Critical Condition: Mindhunter

Mindhunter | Netflix, from today

➢ “The first two episodes of Netflix’s FBI profiler drama are a prime showcase for director David Fincher. And it’s never less than engrossing … There’s no telling if the series can maintain this level of quality, though Fincher seems much more hands-on here (directing four episodes in total, and helping to pick the filmmakers—Andrew Douglas, Tobias Lindholm and Asif Kapadia—behind the other six) than he did with Netflix’s flagship original House of Cards. So there’s reason to hope this tale about the psychology of cut-throats won’t too quickly become cut-rate.” — The Hollywood Reporter.

➢ “Mindhunter is more academic than sensationalistic, at least in the two episodes made available to critics. Mr. Fincher may have shot one of cinema’s most famous head-in-a-box scenes, but Mindhunter thus far is more interested in the process of getting inside skulls than the process of removing them … Apart from a grisly early scene, there’s little onscreen violence. The talk is ghastly enough … It’s possible Mindhunter may settle into a more predictable monster chase. Let’s hope not; the chase after ideas here is more interesting.” — New York Times.

➢ “The first two episodes are immaculately shot – all sweeping Steadicam and symmetrical mise en scène (vintage Fincher) – and the dialogue falls somewhere between Sorkin and Hemingway in that it’s smart but terse … Feeling like True Detective if it had been chilled in the refrigerator for a few hours, Mindhunter shows a lot of promise in these first two episodes. As the season progresses (a potential Charles Manson interview is teased) we’ll find out whether it merely achieves ‘gripping, binge watch-able drama’ status or if it shoots for something more artful and original.” — The Independent.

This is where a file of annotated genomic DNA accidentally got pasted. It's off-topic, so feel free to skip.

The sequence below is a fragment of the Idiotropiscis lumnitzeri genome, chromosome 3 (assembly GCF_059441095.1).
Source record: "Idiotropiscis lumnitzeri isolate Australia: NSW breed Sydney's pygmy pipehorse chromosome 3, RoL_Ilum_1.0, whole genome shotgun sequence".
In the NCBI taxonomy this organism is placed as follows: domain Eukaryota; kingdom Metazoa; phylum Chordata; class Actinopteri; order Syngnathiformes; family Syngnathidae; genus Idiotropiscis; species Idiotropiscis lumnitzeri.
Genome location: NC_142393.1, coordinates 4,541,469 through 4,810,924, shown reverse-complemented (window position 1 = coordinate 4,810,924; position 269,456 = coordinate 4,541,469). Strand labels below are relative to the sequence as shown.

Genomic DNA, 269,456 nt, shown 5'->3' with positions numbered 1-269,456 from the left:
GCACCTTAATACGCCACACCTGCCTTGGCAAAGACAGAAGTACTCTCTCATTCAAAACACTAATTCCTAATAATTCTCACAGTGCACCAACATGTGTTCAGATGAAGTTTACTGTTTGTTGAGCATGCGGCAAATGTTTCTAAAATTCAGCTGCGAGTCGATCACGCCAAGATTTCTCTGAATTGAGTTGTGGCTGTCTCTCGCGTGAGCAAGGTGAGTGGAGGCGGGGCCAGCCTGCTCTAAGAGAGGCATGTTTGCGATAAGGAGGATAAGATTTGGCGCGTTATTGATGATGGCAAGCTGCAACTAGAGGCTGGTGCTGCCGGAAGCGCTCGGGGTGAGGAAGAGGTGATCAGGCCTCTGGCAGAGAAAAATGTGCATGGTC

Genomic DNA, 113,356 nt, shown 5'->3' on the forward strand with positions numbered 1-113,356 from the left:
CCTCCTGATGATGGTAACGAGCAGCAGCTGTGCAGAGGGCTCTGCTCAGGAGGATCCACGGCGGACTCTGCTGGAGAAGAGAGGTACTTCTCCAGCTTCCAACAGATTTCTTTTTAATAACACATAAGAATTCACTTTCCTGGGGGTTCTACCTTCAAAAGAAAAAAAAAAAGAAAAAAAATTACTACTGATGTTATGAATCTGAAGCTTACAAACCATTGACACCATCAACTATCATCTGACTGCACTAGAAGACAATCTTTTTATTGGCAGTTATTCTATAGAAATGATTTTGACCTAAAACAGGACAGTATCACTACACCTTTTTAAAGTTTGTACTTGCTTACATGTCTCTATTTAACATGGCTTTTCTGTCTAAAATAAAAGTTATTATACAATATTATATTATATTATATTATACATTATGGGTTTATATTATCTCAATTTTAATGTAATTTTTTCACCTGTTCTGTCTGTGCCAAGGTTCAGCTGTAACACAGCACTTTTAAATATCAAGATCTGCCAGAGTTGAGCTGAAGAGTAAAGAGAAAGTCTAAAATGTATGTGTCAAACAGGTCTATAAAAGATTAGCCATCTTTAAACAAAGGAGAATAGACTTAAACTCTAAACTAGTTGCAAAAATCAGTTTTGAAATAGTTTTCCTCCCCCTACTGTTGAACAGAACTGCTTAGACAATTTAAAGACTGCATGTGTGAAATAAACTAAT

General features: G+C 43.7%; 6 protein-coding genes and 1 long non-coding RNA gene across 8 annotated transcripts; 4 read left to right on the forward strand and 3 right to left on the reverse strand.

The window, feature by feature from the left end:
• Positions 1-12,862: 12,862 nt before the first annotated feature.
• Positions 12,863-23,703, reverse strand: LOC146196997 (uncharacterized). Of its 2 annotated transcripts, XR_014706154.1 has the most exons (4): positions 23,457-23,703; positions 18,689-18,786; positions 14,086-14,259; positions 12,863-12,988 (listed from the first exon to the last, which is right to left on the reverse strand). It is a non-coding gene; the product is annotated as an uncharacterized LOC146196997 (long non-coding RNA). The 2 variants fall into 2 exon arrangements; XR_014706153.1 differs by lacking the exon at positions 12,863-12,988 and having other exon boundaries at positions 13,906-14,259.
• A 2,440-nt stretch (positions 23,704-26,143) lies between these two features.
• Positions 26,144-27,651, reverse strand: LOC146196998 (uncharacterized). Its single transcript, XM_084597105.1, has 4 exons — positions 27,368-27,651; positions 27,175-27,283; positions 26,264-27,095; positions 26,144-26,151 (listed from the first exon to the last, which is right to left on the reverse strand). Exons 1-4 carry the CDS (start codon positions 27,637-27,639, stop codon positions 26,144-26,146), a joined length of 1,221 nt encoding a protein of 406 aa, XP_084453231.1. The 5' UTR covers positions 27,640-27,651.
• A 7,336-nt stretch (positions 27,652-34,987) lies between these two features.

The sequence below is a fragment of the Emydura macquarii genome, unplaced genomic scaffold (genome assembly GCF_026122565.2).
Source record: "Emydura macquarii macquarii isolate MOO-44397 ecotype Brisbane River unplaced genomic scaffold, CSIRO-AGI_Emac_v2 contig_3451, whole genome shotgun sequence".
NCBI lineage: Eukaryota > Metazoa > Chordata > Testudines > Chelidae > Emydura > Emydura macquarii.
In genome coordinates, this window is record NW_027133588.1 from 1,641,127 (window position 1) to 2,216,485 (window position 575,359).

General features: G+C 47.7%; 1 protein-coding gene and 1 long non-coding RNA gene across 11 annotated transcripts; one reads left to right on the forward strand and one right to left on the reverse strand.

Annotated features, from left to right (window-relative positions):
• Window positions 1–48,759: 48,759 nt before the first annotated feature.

➢ “Crime drama can, at its worst, revel in the grossest sort of spectatorship. Shows like CBS’s Criminal Minds, or ones that trade on the names of real-life murderers, can all too easily slip into gratuitousness for its own sake. (That programme’s star, Mandy Patinkin, quit after two seasons over its content.) But at its best, the genre tries to understand the roots of crime by investigating some of humanity’s most vexing paradoxes. Mindhunter, curious and thoughtful, is an example of the latter.” — Time.

➢ “While Mindhunter is yet another serial killer drama, it’s one with an intriguing angle. The emphasis isn’t on finding a killer; it’s on institutional reform. In 1977, the FBI is skeptical of psychology, deeming it effete and nerdy … Though the pilot’s tone is an intriguing combination of wry humor and ‘70s noir, it’s otherwise a slog of exposition and painfully on-the-nose scene-setting.” — Variety.

Twitter Digg Delicious Stumbleupon Technorati Facebook Email

No comments yet... Be the first to leave a reply!

Leave a Reply